Title page for ETD etd-11132009-034120


Type of Document Dissertation
Author Williams, Michael John
Author's Email Address mwill24@tigers.lsu.edu
URN etd-11132009-034120
Title Miocene Herpetofaunas from the Central Gulf Coast, USA: Their Paleoecology, Biogeography, and Biostratigraphy
Degree Doctor of Philosophy (Ph.D.)
Department Geology & Geophysics
Advisory Committee
Advisor Name Title
Schiebout, Judith A. Committee Chair
Ellwood, Brooks B. Committee Member
Hanor, Jeffrey S. Committee Member
Warny, Sophie A. Committee Member
Tague, Robert G. Dean's Representative
Keywords
  • salamander
  • fossil
  • Hemphillian
  • Hemingfordian
  • Arikareean
  • frog
Date of Defense 2009-10-29
Availability unrestricted
Abstract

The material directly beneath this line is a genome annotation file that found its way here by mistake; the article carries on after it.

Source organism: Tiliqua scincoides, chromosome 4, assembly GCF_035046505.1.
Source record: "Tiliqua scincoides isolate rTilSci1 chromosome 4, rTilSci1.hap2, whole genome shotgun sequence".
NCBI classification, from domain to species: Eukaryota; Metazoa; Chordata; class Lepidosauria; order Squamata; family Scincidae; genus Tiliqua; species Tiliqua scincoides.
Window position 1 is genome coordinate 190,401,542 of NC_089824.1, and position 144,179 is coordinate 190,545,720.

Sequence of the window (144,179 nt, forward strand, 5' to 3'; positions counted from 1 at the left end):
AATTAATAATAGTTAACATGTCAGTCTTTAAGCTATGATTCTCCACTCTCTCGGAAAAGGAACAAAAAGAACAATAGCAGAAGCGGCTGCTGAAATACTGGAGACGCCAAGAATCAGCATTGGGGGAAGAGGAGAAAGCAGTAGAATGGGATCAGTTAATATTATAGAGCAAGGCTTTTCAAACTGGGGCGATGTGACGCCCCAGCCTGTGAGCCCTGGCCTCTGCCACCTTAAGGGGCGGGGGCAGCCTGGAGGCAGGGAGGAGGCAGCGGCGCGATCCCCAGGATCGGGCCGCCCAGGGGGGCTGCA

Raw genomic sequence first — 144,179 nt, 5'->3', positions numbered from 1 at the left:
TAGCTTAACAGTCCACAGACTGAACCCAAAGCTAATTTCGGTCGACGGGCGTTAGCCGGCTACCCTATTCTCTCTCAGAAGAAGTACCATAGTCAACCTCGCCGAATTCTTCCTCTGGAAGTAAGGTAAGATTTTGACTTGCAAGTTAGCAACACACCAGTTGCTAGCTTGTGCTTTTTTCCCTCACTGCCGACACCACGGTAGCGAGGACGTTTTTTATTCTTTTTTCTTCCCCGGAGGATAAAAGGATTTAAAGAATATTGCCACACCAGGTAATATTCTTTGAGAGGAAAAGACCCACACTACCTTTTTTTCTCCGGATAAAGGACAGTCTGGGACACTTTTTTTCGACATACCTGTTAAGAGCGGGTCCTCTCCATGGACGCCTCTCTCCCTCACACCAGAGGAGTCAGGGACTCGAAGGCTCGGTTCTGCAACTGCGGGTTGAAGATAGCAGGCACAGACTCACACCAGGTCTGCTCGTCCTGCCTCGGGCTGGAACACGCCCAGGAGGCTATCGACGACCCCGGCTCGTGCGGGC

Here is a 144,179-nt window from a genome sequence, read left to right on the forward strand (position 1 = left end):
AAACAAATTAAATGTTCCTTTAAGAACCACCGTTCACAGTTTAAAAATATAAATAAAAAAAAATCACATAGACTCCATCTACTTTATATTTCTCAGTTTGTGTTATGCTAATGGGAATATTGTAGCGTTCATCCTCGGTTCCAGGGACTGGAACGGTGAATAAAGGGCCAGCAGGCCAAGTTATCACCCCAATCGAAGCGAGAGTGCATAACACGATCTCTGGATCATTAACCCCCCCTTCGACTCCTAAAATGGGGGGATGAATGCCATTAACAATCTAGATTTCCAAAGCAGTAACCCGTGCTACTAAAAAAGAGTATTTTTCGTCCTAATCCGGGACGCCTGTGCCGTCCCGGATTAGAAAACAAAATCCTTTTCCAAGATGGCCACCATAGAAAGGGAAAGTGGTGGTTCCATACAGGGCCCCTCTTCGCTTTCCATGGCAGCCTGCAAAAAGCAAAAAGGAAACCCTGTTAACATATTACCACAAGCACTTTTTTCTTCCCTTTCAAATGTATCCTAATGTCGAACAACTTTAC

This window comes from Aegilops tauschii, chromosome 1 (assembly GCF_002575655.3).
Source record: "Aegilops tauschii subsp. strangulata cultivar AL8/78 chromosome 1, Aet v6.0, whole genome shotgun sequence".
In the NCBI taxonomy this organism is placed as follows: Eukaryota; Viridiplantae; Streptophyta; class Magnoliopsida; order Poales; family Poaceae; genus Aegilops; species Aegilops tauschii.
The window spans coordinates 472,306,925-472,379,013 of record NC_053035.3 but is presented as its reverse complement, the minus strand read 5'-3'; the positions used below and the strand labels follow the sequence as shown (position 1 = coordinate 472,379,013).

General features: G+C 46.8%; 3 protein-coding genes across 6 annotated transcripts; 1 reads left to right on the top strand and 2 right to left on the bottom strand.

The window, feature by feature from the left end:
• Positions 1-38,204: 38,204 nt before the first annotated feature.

The late Barstovian Fort Polk herpetofauna represents the most diverse herpetofauna on the Gulf Coast, USA, and includes 15 genera from ten families. The herpetofaunal composition of Fort Polk and Miocene east Texas localities is similar enough to Great Plains localities that they are all considered to be one biogeographical province during the Barstovian. The use of ternary diagrams, ratios of herpetological elements to kg matrix screened, and natricine-colubrine indices, has allowed determining the wetness of the Fort Polk sites. Development of a composite stratigraphic section for North American fossil snakes has allowed recognition of two extinctions of fossil snakes during the Miocene. North American and European Miocene snake faunas display a replacement of boids by colubrids in the Early to Middle Miocene and Late Oligocene, respectively. European fossil snake data show a decrease in colubrid numbers from the Early to Middle Miocene.
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